Other methods of water filtration require extra equipment like a pump or iodine tablets, take longer to complete, and can leave a chemical aftertaste in the water. The Lifestraw is a great addition to any bug-out bag, backpacking kit, or emergency survival tool because it’s instantly ready for use and doesn’t require any training to operate.
The Grayl Ultrapress isn’t as tiny as a Steripen or as light as a Katadyn Guardian but it’s far more versatile and easier to use than either. It uses a push system where you fill the outer sleeve to the maximum fill line, insert the inner bottle into it and then press down. The inner bottle contains a filter cartridge that filters larger particulates like sediment and microplastics as well as chemicals, pesticides and heavy metals. It also filters viruses and bacteria using a mix of non-woven ceramic fibers and powdered activated carbon that’s claimed to bind them.
The patented design is a big step up from traditional filtered water bottles and the company says it’s capable of purifying three litres per minute. The process requires a little bit of oomph to press down, which is why it’s important to place the inner container low against your abdomen on a stable surface like a bench or rock.
While it’s primarily intended to be used for international travel where backcountry water sources often harbor viruses that standard filters can’t eliminate, outdoor adventurers and campers will find it useful in many other situations as well. It’s compact enough to fit in a pack pocket and the outer Ti cup can be used as a pot for heating water over a fire or hot coals.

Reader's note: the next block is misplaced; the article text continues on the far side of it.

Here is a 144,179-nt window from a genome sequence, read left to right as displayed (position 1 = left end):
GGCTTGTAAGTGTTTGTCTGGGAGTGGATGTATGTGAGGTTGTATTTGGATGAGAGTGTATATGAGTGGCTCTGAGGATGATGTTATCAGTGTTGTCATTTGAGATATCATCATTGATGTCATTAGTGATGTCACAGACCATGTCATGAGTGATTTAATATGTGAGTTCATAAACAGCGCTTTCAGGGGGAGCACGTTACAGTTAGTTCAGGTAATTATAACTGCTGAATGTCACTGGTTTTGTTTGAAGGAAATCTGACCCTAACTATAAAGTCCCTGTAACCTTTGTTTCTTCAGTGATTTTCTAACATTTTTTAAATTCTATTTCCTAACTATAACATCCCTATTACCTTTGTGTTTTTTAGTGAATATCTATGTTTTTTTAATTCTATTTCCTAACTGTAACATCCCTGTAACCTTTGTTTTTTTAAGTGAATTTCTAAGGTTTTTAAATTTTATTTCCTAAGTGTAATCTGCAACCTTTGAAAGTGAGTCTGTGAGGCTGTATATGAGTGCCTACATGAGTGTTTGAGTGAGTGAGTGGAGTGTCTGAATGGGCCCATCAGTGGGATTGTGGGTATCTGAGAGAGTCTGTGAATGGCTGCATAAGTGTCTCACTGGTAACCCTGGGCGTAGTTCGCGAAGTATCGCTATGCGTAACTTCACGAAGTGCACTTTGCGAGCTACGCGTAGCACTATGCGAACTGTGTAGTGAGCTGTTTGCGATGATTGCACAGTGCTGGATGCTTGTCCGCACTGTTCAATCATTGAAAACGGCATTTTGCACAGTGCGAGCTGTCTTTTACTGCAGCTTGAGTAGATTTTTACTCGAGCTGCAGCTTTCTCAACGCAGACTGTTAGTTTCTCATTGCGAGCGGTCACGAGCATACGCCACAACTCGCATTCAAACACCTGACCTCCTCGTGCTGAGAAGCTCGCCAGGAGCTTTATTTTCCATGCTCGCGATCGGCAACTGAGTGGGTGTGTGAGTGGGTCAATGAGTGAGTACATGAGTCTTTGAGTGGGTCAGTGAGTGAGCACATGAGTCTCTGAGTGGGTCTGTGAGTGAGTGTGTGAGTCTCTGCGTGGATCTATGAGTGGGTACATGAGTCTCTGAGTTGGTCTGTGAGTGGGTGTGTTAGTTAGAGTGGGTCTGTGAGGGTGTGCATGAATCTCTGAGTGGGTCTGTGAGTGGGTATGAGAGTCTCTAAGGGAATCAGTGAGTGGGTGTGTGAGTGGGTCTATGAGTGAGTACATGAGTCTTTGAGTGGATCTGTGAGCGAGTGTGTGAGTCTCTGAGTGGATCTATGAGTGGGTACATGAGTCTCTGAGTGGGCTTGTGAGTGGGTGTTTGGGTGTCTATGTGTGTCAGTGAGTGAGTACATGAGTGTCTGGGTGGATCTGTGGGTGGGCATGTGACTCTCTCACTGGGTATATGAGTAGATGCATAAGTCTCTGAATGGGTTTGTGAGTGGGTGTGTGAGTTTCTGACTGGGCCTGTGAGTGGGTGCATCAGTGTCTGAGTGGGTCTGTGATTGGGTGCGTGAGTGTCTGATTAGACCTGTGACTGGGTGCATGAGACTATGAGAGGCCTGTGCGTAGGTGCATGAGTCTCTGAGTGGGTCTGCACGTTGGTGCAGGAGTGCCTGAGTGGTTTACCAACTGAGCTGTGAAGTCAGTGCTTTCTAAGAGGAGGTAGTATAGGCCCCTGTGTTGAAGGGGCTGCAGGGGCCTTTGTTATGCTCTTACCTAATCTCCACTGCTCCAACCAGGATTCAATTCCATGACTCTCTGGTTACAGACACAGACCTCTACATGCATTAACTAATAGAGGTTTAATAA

Mary wants to go backpacking in Peru but is worried about waterborne illnesses that would derail her trip before she even sees Machu Picchu. She also doesn’t want to spend all night boiling her water in a pot on her tiny backpacking stove, and she’s tired of having to clean and refill her wide-mouth Nalgene bottle over and over again. So she picks up the MSR Guardian Gravity Purifier.
It comes with a fine-mesh pre-filter that prevents large particles from making their way into the main filtering system, which eliminates the need for backflushing. And the whole system can treat up to 10,000 liters before it needs to be replaced, which is more than enough for four people to get clean water on the trail.
As for the filtering, it uses MSR’s game-changing Advanced Hollow Fiber technology that’s essentially a bundle of spaghetti-like straws. These straws are dotted with microscopic holes that are big enough for water molecules but too small for bacteria, viruses, protozoa and dirt. The microbes and dirt are physically trapped, which is different from chemical or UV treatments that only kill the critters via chemical or radiation.
The MSR Guardian is super easy to use: just screw it onto the bottle or reservoir you want to fill, attach the hose and start pumping. It’s a bit slower than other hand-pump filters at a rate of 1 liter per 2 minutes, but it provides much better virus protection than most other systems and is very durable (it has withstood lab drop tests of 6 ft).